MINOT, N.D. — We segregate athletics by gender.
If we didn't, most girls would have a tough time competing.
Gender is now considered a fluid thing by many. That means a person with all the typical physical advantages of being male could identify as female and compete with a significant advantage.
According to certain political doctrines, you're not allowed to think that's unfair.
As author J.K. Rowling has learned, it's the sort of thing that might get your books burned. People like Noam Chomsky, Salman Rushdie and Margaret Atwood couldn't even defend Rowling's right to make that argument (if not the argument itself) without getting attacked.
The legislation would prohibit transgendered athletes from competing on state-sponsored sports teams that are exclusively for males or females. It would also prohibit the use of any state facility for an athletic event where that sort of thing is allowed.
This proposal has resulted in the usual cries of bigotry, etc., etc.
I am sympathetic to people who feel their biological gender isn't the right one.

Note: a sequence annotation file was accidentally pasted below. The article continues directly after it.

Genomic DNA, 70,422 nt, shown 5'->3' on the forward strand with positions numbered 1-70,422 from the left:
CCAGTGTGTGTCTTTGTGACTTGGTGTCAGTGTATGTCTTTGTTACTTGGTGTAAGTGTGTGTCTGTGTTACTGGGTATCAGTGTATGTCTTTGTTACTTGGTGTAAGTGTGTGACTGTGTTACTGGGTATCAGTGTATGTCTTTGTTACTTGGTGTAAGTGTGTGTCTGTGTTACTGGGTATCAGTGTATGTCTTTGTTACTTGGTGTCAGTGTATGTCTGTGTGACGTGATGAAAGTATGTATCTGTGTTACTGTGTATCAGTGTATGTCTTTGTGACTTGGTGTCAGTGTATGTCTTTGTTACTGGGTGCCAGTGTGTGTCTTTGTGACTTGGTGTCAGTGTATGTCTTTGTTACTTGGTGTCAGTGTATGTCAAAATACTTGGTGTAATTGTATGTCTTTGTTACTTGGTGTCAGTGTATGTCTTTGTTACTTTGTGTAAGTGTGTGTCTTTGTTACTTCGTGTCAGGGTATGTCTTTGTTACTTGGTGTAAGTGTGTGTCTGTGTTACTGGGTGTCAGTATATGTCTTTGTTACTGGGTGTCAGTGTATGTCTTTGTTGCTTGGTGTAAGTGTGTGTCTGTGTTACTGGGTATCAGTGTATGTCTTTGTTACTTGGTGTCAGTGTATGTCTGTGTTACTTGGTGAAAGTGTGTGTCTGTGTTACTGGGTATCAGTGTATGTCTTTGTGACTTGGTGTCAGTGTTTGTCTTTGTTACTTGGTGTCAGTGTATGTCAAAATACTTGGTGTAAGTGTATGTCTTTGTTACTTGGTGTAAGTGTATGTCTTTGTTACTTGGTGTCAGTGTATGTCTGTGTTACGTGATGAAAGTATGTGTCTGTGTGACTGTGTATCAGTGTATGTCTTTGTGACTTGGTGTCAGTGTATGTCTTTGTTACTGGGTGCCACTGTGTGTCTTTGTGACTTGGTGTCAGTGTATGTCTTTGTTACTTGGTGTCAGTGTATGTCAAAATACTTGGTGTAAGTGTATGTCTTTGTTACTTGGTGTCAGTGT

I am also sympathetic to the hard feelings many young women must feel when they invest time and sweat into training only to lose to a woman who, but for how they interpret their gender, would be competing against men.
Nobody, we're told, would choose to identify as a woman just to get an advantage.
That argument is ignorant of what people will do to win.
Sports leagues around the world are grappling with elaborate, and often illegal and dangerous, doping schemes that give athletes an edge.
Zooming out from gender a bit, white U.S. Sen. Elizabeth Warren chose to identify as Native American for decades while working in academia where things like race and gender can give you a leg up.
Rachel Dolezal is a white, female professor who chose to identify as Black.
Hilaria Baldwin, an "influencer" who is most famous for being married to actor Alec Baldwin, is a white woman choosing to identify as Hispanic because her family vacations in Spain.
Race is something as fundamental to who we are as gender, and we have many examples of people creatively interpret their racial identity to gain an advantage in society.
Is it unreasonable to believe that a man might choose to identify as a woman to win competitions? Especially when something as valuable as a scholarship might be on the line?
The perfect solution is to get the financial and social burden of sports out of the schools and into private organizations where an issue like this can be settled without the need for legislative intervention.
Since that's a pipe dream in our sports-obsessed society, some iteration of Koppelman's bill may be needed to find a balance we can all live with.
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Rob Port, founder of SayAnythingBlog.com, is a Forum Communications commentator. Reach him on Twitter at @robport or via email at email@example.com.